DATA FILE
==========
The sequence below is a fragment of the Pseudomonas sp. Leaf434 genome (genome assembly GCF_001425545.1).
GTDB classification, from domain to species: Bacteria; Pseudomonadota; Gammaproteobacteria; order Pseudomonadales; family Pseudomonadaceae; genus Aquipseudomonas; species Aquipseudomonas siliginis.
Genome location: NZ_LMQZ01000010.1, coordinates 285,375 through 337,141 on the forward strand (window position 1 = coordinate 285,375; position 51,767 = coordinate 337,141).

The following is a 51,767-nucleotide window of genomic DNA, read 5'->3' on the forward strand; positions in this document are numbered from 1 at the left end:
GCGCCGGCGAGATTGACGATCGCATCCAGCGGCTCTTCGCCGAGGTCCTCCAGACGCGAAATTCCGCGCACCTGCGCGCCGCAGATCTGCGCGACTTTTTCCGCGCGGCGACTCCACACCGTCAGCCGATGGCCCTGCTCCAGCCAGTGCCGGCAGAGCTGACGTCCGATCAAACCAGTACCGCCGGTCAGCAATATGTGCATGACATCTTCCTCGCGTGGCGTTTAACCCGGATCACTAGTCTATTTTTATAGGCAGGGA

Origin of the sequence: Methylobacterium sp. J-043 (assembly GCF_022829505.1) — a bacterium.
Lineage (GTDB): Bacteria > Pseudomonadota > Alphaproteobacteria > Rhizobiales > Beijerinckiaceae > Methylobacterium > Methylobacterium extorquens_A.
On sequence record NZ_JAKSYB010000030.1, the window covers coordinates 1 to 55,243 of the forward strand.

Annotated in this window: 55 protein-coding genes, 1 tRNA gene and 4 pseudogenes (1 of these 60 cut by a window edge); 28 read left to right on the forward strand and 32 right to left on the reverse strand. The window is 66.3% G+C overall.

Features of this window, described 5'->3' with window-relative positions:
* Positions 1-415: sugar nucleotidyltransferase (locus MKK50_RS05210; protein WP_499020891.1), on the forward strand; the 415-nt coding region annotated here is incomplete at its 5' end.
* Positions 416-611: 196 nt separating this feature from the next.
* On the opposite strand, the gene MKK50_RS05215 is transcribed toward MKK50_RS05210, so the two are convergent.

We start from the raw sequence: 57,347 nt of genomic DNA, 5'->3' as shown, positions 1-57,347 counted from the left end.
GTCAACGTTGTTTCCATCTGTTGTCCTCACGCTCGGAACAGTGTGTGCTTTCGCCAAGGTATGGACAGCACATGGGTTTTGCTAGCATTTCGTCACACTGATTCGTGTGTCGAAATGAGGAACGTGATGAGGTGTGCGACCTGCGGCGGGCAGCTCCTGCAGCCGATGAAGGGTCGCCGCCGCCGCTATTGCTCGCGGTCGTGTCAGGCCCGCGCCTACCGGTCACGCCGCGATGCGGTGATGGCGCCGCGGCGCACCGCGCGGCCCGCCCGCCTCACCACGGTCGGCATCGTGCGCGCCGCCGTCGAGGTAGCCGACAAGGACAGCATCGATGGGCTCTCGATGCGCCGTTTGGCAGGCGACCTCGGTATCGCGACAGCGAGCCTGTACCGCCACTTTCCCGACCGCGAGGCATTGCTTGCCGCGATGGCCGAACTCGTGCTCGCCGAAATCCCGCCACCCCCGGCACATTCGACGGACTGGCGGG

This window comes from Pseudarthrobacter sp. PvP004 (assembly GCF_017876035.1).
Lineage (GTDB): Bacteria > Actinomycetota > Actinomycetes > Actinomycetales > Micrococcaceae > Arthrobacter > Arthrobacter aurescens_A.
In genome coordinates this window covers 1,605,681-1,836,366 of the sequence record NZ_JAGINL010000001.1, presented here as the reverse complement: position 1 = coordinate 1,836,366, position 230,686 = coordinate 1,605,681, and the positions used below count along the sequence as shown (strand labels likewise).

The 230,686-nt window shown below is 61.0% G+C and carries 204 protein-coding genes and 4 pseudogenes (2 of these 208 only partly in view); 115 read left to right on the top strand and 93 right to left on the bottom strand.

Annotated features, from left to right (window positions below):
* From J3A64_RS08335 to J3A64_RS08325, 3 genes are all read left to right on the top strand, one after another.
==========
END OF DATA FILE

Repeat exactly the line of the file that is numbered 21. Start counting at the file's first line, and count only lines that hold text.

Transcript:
* From J3A64_RS08335 to J3A64_RS08325, 3 genes are all read left to right on the top strand, one after another.